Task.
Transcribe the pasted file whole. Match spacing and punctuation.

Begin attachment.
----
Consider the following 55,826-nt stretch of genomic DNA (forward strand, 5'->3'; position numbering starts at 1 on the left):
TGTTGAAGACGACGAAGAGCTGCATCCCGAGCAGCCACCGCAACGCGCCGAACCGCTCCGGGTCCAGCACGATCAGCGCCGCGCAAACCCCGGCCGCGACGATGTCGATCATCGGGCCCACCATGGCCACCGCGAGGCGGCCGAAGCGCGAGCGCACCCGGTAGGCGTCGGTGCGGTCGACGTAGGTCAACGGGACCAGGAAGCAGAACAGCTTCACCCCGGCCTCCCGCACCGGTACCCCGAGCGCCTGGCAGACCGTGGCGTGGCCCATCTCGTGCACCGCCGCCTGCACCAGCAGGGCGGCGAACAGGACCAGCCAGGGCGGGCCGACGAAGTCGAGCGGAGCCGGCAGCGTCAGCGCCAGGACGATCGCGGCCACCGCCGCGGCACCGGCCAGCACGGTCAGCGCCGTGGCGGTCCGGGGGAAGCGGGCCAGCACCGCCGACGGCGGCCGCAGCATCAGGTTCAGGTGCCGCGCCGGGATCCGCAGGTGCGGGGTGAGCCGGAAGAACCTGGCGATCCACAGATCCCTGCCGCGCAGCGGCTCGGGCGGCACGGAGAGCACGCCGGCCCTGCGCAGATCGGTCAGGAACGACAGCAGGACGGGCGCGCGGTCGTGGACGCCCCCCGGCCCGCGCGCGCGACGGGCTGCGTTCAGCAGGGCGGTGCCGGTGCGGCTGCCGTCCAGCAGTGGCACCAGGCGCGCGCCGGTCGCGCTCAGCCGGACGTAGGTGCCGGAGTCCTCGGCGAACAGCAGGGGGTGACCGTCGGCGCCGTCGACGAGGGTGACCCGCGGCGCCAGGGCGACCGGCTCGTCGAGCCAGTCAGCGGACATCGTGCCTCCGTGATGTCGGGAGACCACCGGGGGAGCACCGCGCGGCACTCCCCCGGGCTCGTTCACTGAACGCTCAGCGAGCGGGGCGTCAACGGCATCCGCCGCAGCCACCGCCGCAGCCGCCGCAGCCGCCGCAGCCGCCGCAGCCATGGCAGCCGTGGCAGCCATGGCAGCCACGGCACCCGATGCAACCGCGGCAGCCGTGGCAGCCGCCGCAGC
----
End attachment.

Consider the following 55,826-nt stretch of genomic DNA (forward strand, 5'->3'; position numbering starts at 1 on the left):
TGTTGAAGACGACGAAGAGCTGCATCCCGAGCAGCCACCGCAACGCGCCGAACCGCTCCGGGTCCAGCACGATCAGCGCCGCGCAAACCCCGGCCGCGACGATGTCGATCATCGGGCCCACCATGGCCACCGCGAGGCGGCCGAAGCGCGAGCGCACCCGGTAGGCGTCGGTGCGGTCGACGTAGGTCAACGGGACCAGGAAGCAGAACAGCTTCACCCCGGCCTCCCGCACCGGTACCCCGAGCGCCTGGCAGACCGTGGCGTGGCCCATCTCGTGCACCGCCGCCTGCACCAGCAGGGCGGCGAACAGGACCAGCCAGGGCGGGCCGACGAAGTCGAGCGGAGCCGGCAGCGTCAGCGCCAGGACGATCGCGGCCACCGCCGCGGCACCGGCCAGCACGGTCAGCGCCGTGGCGGTCCGGGGGAAGCGGGCCAGCACCGCCGACGGCGGCCGCAGCATCAGGTTCAGGTGCCGCGCCGGGATCCGCAGGTGCGGGGTGAGCCGGAAGAACCTGGCGATCCACAGATCCCTGCCGCGCAGCGGCTCGGGCGGCACGGAGAGCACGCCGGCCCTGCGCAGATCGGTCAGGAACGACAGCAGGACGGGCGCGCGGTCGTGGACGCCCCCCGGCCCGCGCGCGCGACGGGCTGCGTTCAGCAGGGCGGTGCCGGTGCGGCTGCCGTCCAGCAGTGGCACCAGGCGCGCGCCGGTCGCGCTCAGCCGGACGTAGGTGCCGGAGTCCTCGGCGAACAGCAGGGGGTGACCGTCGGCGCCGTCGACGAGGGTGACCCGCGGCGCCAGGGCGACCGGCTCGTCGAGCCAGTCAGCGGACATCGTGCCTCCGTGATGTCGGGAGACCACCGGGGGAGCACCGCGCGGCACTCCCCCGGGCTCGTTCACTGAACGCTCAGCGAGCGGGGCGTCAACGGCATCCGCCGCAGCCACCGCCGCAGCCGCCGCAGCCGCCGCAGCCGCCGCAGCCATGGCAGCCGTGGCAGCCATGGCAGCCACGGCACCCGATGCAACCGCGGCAGCCGTGGCAGCCGCCGCAGC